Depression in pregnancy is surprisingly common so if you're feeling blue you're not alone - we share advice on the signs and symptoms of antenatal depression.
Pregnancy is meant to be a happy time full of excitement and hope, however for many women this isn't the case. Research has shown that as many as one in ten women experience antenatal depression at some point during their pregnancy and until recently there has been very little awareness or support for sufferers of this often debilitating condition.
What are the symptoms of antenatal depression?
Mood swings are part and parcel of pregnancy and it's not unusual to feel emotionally overwhelmed at things that wouldn't usually upset you, however antenatal depression goes beyond this to continually and severely affect your ability to deal with life.
As with regular depression symptoms vary widely from woman to woman however typical symptoms of antenatal depression include:
Who is at risk of depression in pregnancy?
- Feeling low all the time
- Problems sleeping (either sleeping too much or too little)
- A marked change in appetite (either eating too much or too little)
- Feelings of isolation or loneliness
- Constant sadness and crying
- Loss of enjoyment and interest in anything
- Difficulty concentrating and making decisions
- Severe feelings of anxiety or guilt
- Agoraphobia - fear of open spaces/ difficulty leaving the house
- OCD tendencies such as obsessive hand washing
There is no one factor that will determine whether or a not a women will develop depression in pregnancy however research has shown that you're more likely to experience antenatal depression if:
What causes antenatal depression?
- You or a member of your close family have a history of depression
- You have experienced problems with your pregnancy such as severe morning sickness, back ache, spd or bleeding
- You experience a stressful major life event such as moving home, changing job or losing someone close to you
- You are on a low income or are struggling financially
- You have suffered abuse either as a child or as an adult
- You had trouble conceiving, complications with a previous pregnancy or experienced a miscarriage
Until recently it was thought that during pregnancy women were almost immune from depression both mentally (overwhelming joy at being an expectant mother was thought to cancel out the risk of developing depression) and physically (pregnancy hormones were thought to be protective against depression). However, contrary to these beliefs new research has found that women are potentially more susceptible to depression while they are pregnant than at any other time in their lives.
The root cause of antenatal depression is thought to be centred on a pregnancy related hormone imbalance however it's this combined with any number of life stressors that are likely to be responsible for determining the development of depression in pregnancy.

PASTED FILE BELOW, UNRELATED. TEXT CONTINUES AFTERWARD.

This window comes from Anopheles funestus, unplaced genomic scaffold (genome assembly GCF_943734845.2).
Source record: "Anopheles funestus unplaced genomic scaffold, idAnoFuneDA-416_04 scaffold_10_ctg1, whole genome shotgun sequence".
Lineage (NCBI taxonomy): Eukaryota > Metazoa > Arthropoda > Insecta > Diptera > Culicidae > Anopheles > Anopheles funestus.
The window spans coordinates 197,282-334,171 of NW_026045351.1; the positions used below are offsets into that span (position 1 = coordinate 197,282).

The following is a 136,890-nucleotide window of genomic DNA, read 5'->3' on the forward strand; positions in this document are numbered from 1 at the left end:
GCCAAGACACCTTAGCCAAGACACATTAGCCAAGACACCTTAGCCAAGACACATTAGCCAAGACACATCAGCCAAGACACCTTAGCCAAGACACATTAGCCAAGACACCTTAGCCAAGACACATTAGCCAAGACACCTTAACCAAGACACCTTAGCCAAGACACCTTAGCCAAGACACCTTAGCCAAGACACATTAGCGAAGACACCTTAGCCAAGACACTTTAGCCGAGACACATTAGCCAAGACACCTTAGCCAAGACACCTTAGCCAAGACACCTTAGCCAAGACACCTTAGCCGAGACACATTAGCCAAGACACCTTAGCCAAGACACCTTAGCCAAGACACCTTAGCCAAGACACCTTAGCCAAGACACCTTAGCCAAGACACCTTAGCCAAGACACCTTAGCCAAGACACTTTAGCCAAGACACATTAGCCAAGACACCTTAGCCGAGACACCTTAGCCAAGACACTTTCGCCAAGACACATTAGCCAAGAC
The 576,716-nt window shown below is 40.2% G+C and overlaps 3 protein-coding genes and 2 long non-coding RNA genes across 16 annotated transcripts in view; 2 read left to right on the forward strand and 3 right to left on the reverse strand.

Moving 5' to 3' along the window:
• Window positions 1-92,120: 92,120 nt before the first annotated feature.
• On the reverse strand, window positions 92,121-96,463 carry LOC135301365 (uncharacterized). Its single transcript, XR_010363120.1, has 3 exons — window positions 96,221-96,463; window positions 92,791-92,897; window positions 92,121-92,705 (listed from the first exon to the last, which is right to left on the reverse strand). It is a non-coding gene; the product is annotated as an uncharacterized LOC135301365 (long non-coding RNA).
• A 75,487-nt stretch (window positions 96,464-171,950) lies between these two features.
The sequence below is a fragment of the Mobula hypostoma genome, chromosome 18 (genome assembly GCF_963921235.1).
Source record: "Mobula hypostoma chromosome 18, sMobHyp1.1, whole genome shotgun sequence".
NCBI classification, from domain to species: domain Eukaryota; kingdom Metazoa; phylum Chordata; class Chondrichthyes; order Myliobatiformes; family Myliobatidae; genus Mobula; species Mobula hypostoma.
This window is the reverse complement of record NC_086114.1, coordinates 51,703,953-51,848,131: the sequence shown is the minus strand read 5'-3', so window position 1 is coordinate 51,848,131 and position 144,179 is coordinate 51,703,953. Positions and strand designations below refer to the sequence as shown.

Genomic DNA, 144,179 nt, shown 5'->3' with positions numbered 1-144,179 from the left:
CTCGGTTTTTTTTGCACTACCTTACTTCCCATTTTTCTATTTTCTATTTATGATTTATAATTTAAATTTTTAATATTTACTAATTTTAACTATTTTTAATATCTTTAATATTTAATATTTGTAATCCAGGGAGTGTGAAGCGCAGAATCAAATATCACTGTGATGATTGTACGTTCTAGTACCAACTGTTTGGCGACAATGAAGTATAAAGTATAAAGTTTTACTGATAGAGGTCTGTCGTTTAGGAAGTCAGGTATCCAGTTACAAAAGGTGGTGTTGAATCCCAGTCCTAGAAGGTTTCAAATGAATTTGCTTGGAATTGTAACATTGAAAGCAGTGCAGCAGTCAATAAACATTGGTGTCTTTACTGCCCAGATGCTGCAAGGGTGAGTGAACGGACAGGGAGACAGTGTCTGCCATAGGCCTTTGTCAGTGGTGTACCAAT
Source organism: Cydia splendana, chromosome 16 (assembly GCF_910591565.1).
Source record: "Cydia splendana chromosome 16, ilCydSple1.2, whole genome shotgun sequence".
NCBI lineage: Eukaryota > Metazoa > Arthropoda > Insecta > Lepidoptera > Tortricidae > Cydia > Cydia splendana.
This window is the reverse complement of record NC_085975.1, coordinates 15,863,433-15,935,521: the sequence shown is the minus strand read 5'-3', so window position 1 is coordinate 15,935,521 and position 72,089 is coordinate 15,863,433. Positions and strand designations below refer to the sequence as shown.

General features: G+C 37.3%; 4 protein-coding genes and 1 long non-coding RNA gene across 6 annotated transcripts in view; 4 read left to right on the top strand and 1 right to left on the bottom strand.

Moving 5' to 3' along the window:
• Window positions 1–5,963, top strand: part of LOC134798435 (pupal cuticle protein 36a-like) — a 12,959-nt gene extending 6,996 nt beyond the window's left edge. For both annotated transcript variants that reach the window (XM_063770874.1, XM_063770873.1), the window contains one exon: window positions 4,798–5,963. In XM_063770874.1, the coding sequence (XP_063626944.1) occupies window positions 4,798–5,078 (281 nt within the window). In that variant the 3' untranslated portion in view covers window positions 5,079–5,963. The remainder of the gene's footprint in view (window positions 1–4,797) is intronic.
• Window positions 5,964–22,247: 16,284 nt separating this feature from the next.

Although the stereotypical image of pregnancy is of a serene, happy, glowing mum-to-be, in reality it is actually a very stressful time not least as it is a very major life changing event. Many women experience anxiety over the health of their developing baby, feel overwhelmed at how their body is changing without their control, are tired from working hard yet concerned about what will happen to their career after maternity leave, worried whether they'll be able to juggle motherhood with work and even anxious about whether they will still be able to relate to their friends once they become a mother. All in all there are a lot of things going on and these feelings can lead to depression especially if friends, a partner or family are unsupportive.
Does antenatal depression mean post natal depression?
If you experience antenatal depression it doesn't necessarily follow that you will develop post natal depression, in fact research shows that many women recover completely as soon as their baby arrives. Additionally, if you experience depression during one pregnancy, you won't necessarily go on to develop it in your next.
Where to get help
If you think that you may be experiencing antenatal depression its important that you seek help from your healthcare provider and talk about how you're feeling. For those with severe antenatal depression counselling or therapy may be recommended and while in the UK there is a certain stigma attached to seeking help in this way, it can actually be an incredibly effective way of coping and relieving depression. In more extreme cases anti-depressants suitable for use in pregnancy may be suggested.
Outside of any medical help your doctor may recommend it is important that you have your own support network as talking through how you are feeling will help. Whether you confide in your partner, your friends, your family or find support on a forum (better still combine all four!), talking will help you to work through any anxieties you have and help your loved ones better understand what you're going through.
Exercise is also really important in warding off depression and taking part in gentle cardiovascular activities such as walking or swimming, or toning based exercises such as yoga or pilates several times a week will help you to relax, feel better about yourself and cope with any stressors you're exposed to during your pregnancy.
Whether you have experienced antenatal depression in a previous pregnancy and have advice that could help others, have some questions or fancy a chat, why not visit the AskBaby forums and meet other parents and parents to be.